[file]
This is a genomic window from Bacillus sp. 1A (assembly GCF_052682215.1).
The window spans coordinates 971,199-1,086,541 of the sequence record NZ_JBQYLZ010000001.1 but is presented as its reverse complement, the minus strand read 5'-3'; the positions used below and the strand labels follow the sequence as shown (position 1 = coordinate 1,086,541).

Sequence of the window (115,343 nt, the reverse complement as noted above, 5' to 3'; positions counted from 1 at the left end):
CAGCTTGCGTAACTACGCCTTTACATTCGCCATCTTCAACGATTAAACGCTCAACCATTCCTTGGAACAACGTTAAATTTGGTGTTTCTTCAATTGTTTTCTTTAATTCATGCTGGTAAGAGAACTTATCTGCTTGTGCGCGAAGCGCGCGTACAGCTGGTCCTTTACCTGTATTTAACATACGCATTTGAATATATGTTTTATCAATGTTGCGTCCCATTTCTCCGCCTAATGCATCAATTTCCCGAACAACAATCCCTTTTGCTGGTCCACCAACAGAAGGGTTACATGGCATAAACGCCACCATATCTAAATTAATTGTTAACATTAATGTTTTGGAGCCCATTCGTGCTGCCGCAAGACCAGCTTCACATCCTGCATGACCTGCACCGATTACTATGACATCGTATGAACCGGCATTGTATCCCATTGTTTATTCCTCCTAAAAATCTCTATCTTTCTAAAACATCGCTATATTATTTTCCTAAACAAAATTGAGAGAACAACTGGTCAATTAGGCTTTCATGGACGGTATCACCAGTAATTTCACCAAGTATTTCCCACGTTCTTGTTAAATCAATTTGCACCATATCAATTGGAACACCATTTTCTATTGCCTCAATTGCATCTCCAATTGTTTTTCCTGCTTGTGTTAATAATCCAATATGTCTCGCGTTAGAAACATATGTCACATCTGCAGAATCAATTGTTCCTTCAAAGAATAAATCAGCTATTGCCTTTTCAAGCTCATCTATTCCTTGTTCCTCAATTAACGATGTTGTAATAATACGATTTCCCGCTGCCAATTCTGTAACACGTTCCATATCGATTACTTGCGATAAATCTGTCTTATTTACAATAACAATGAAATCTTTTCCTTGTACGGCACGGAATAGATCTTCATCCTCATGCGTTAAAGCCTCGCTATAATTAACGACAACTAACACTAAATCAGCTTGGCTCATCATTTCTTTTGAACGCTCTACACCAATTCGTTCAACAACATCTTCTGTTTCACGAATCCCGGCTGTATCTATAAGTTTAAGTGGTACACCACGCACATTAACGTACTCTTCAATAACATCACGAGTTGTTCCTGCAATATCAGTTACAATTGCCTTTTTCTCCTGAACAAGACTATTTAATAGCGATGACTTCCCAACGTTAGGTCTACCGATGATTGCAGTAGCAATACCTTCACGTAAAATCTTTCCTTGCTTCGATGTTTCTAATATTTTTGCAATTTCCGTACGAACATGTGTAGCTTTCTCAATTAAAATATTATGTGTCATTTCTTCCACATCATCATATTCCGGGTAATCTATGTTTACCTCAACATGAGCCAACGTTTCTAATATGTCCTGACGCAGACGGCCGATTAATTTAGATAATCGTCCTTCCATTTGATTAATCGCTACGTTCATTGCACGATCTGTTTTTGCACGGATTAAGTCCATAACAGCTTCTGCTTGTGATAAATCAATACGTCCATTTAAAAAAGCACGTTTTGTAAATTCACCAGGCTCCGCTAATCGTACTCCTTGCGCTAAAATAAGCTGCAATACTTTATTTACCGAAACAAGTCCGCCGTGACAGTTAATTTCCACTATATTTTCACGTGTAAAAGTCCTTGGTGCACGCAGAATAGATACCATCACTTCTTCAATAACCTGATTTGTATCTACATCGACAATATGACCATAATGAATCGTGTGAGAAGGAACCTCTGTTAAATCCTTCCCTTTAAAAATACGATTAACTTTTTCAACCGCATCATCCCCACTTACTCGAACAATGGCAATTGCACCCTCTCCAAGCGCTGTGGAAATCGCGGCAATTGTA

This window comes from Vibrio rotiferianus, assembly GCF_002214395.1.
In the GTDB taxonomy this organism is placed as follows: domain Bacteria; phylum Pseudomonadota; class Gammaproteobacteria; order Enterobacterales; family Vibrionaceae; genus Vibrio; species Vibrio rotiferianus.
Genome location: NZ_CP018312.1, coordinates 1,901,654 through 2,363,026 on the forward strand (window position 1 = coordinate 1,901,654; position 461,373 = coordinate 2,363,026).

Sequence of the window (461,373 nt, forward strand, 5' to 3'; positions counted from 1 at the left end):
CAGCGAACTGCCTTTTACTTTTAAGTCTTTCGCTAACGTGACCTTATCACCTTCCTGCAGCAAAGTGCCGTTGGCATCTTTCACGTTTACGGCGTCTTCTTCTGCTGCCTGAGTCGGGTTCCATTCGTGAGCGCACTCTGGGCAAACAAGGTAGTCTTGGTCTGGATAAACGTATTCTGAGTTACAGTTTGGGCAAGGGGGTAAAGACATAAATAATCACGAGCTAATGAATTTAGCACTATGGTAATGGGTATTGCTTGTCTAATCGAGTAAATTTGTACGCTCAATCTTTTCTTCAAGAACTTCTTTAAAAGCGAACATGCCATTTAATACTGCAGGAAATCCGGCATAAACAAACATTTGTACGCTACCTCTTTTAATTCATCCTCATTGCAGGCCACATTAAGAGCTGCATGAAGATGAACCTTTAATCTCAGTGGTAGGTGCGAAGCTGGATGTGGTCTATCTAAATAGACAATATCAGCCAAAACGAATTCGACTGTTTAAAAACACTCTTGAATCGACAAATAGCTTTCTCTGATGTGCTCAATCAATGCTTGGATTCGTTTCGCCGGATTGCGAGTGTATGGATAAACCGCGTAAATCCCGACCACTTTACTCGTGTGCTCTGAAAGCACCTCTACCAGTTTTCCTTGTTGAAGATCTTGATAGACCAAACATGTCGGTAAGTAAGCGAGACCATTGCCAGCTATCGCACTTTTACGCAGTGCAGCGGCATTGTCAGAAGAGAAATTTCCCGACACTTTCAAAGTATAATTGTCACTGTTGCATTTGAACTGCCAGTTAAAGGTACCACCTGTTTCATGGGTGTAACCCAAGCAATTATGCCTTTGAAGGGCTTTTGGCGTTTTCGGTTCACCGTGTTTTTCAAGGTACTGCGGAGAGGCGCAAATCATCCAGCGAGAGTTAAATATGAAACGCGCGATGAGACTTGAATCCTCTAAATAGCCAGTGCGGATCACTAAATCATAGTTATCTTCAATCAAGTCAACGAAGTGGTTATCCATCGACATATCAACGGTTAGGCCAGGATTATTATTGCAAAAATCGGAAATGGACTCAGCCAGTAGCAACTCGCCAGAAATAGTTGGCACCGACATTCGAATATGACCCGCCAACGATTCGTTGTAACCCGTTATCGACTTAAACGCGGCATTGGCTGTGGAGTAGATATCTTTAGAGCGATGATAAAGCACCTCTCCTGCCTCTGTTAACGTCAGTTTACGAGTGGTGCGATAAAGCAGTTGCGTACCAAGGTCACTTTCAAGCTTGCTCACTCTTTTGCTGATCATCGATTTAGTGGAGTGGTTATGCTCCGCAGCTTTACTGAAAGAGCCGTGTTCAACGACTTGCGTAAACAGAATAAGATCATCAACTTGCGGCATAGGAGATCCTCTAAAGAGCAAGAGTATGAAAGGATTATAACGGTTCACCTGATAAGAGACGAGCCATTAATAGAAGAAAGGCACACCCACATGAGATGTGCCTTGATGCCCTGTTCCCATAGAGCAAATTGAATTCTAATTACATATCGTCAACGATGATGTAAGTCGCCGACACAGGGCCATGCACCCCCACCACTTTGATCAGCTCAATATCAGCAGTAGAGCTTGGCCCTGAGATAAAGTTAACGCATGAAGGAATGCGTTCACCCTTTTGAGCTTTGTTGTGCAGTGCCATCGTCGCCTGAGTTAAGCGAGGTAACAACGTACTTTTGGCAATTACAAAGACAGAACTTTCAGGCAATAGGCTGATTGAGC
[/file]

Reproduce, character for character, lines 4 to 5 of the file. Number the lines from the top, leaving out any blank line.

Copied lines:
CAGCTTGCGTAACTACGCCTTTACATTCGCCATCTTCAACGATTAAACGCTCAACCATTCCTTGGAACAACGTTAAATTTGGTGTTTCTTCAATTGTTTTCTTTAATTCATGCTGGTAAGAGAACTTATCTGCTTGTGCGCGAAGCGCGCGTACAGCTGGTCCTTTACCTGTATTTAACATACGCATTTGAATATATGTTTTATCAATGTTGCGTCCCATTTCTCCGCCTAATGCATCAATTTCCCGAACAACAATCCCTTTTGCTGGTCCACCAACAGAAGGGTTACATGGCATAAACGCCACCATATCTAAATTAATTGTTAACATTAATGTTTTGGAGCCCATTCGTGCTGCCGCAAGACCAGCTTCACATCCTGCATGACCTGCACCGATTACTATGACATCGTATGAACCGGCATTGTATCCCATTGTTTATTCCTCCTAAAAATCTCTATCTTTCTAAAACATCGCTATATTATTTTCCTAAACAAAATTGAGAGAACAACTGGTCAATTAGGCTTTCATGGACGGTATCACCAGTAATTTCACCAAGTATTTCCCACGTTCTTGTTAAATCAATTTGCACCATATCAATTGGAACACCATTTTCTATTGCCTCAATTGCATCTCCAATTGTTTTTCCTGCTTGTGTTAATAATCCAATATGTCTCGCGTTAGAAACATATGTCACATCTGCAGAATCAATTGTTCCTTCAAAGAATAAATCAGCTATTGCCTTTTCAAGCTCATCTATTCCTTGTTCCTCAATTAACGATGTTGTAATAATACGATTTCCCGCTGCCAATTCTGTAACACGTTCCATATCGATTACTTGCGATAAATCTGTCTTATTTACAATAACAATGAAATCTTTTCCTTGTACGGCACGGAATAGATCTTCATCCTCATGCGTTAAAGCCTCGCTATAATTAACGACAACTAACACTAAATCAGCTTGGCTCATCATTTCTTTTGAACGCTCTACACCAATTCGTTCAACAACATCTTCTGTTTCACGAATCCCGGCTGTATCTATAAGTTTAAGTGGTACACCACGCACATTAACGTACTCTTCAATAACATCACGAGTTGTTCCTGCAATATCAGTTACAATTGCCTTTTTCTCCTGAACAAGACTATTTAATAGCGATGACTTCCCAACGTTAGGTCTACCGATGATTGCAGTAGCAATACCTTCACGTAAAATCTTTCCTTGCTTCGATGTTTCTAATATTTTTGCAATTTCCGTACGAACATGTGTAGCTTTCTCAATTAAAATATTATGTGTCATTTCTTCCACATCATCATATTCCGGGTAATCTATGTTTACCTCAACATGAGCCAACGTTTCTAATATGTCCTGACGCAGACGGCCGATTAATTTAGATAATCGTCCTTCCATTTGATTAATCGCTACGTTCATTGCACGATCTGTTTTTGCACGGATTAAGTCCATAACAGCTTCTGCTTGTGATAAATCAATACGTCCATTTAAAAAAGCACGTTTTGTAAATTCACCAGGCTCCGCTAATCGTACTCCTTGCGCTAAAATAAGCTGCAATACTTTATTTACCGAAACAAGTCCGCCGTGACAGTTAATTTCCACTATATTTTCACGTGTAAAAGTCCTTGGTGCACGCAGAATAGATACCATCACTTCTTCAATAACCTGATTTGTATCTACATCGACAATATGACCATAATGAATCGTGTGAGAAGGAACCTCTGTTAAATCCTTCCCTTTAAAAATACGATTAACTTTTTCAACCGCATCATCCCCACTTACTCGAACAATGGCAATTGCACCCTCTCCAAGCGCTGTGGAAATCGCGGCAATTGTA

This window comes from Vibrio rotiferianus, assembly GCF_002214395.1.